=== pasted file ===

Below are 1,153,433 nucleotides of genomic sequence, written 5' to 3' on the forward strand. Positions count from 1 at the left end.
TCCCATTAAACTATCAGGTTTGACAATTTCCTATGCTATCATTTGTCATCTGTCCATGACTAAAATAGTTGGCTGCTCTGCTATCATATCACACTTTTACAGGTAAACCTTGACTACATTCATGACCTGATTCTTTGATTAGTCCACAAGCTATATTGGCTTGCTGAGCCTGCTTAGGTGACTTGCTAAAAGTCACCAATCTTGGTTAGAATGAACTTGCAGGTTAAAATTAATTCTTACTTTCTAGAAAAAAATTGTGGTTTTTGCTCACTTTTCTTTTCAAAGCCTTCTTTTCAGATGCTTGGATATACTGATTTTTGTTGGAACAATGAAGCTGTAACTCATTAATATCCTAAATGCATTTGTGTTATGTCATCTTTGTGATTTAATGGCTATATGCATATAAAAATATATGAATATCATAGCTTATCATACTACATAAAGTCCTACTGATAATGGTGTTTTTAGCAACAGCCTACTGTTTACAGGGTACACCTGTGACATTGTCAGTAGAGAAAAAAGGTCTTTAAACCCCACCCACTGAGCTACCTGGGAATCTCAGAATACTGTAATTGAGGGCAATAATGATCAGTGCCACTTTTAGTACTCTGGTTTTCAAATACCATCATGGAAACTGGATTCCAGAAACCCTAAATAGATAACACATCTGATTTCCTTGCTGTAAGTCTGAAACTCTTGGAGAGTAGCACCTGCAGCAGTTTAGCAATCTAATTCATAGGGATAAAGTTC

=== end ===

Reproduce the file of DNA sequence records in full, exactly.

Below are 1,153,433 nucleotides of genomic sequence, written 5' to 3' on the forward strand. Positions count from 1 at the left end.
TCCCATTAAACTATCAGGTTTGACAATTTCCTATGCTATCATTTGTCATCTGTCCATGACTAAAATAGTTGGCTGCTCTGCTATCATATCACACTTTTACAGGTAAACCTTGACTACATTCATGACCTGATTCTTTGATTAGTCCACAAGCTATATTGGCTTGCTGAGCCTGCTTAGGTGACTTGCTAAAAGTCACCAATCTTGGTTAGAATGAACTTGCAGGTTAAAATTAATTCTTACTTTCTAGAAAAAAATTGTGGTTTTTGCTCACTTTTCTTTTCAAAGCCTTCTTTTCAGATGCTTGGATATACTGATTTTTGTTGGAACAATGAAGCTGTAACTCATTAATATCCTAAATGCATTTGTGTTATGTCATCTTTGTGATTTAATGGCTATATGCATATAAAAATATATGAATATCATAGCTTATCATACTACATAAAGTCCTACTGATAATGGTGTTTTTAGCAACAGCCTACTGTTTACAGGGTACACCTGTGACATTGTCAGTAGAGAAAAAAGGTCTTTAAACCCCACCCACTGAGCTACCTGGGAATCTCAGAATACTGTAATTGAGGGCAATAATGATCAGTGCCACTTTTAGTACTCTGGTTTTCAAATACCATCATGGAAACTGGATTCCAGAAACCCTAAATAGATAACACATCTGATTTCCTTGCTGTAAGTCTGAAACTCTTGGAGAGTAGCACCTGCAGCAGTTTAGCAATCTAATTCATAGGGATAAAGTTC